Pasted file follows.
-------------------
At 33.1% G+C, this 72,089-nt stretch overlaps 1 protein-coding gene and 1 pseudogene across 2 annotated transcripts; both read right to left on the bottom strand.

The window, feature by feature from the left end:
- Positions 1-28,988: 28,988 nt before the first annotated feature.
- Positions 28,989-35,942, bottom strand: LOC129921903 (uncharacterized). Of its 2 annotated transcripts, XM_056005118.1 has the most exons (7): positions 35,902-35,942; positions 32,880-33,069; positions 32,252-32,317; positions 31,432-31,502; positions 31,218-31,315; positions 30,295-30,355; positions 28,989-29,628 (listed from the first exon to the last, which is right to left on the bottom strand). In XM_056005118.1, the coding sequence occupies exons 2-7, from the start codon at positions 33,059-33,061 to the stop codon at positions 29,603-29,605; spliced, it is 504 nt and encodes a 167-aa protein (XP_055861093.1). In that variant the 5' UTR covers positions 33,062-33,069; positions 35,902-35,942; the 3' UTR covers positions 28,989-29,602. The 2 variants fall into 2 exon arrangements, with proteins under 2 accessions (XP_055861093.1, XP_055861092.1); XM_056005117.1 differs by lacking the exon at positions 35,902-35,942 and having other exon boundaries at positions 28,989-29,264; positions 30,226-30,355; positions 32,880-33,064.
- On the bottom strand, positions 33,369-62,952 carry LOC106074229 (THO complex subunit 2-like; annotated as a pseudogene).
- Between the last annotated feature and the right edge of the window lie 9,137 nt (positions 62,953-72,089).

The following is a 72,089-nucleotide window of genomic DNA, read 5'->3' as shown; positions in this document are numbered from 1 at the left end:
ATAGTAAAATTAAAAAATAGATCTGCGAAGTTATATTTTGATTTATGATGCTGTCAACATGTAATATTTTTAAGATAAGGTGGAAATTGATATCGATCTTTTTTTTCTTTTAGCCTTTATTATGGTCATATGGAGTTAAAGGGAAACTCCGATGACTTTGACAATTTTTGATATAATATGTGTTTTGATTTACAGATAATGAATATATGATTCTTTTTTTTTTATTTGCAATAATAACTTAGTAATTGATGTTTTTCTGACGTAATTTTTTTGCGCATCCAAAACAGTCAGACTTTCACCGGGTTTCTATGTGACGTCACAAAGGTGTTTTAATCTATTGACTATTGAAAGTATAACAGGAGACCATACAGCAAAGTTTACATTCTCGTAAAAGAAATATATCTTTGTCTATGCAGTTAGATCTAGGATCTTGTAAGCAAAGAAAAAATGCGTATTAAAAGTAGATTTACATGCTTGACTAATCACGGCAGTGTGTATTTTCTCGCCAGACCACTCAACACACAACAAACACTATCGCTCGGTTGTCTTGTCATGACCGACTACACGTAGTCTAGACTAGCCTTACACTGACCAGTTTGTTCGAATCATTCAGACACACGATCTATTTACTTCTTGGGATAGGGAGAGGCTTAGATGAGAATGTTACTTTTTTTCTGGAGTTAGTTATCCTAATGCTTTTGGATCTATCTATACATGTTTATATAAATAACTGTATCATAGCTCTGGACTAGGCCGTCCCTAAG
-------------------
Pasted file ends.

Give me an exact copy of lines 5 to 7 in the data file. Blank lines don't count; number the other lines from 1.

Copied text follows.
- On the bottom strand, positions 33,369-62,952 carry LOC106074229 (THO complex subunit 2-like; annotated as a pseudogene).
- Between the last annotated feature and the right edge of the window lie 9,137 nt (positions 62,953-72,089).

The following is a 72,089-nucleotide window of genomic DNA, read 5'->3' as shown; positions in this document are numbered from 1 at the left end: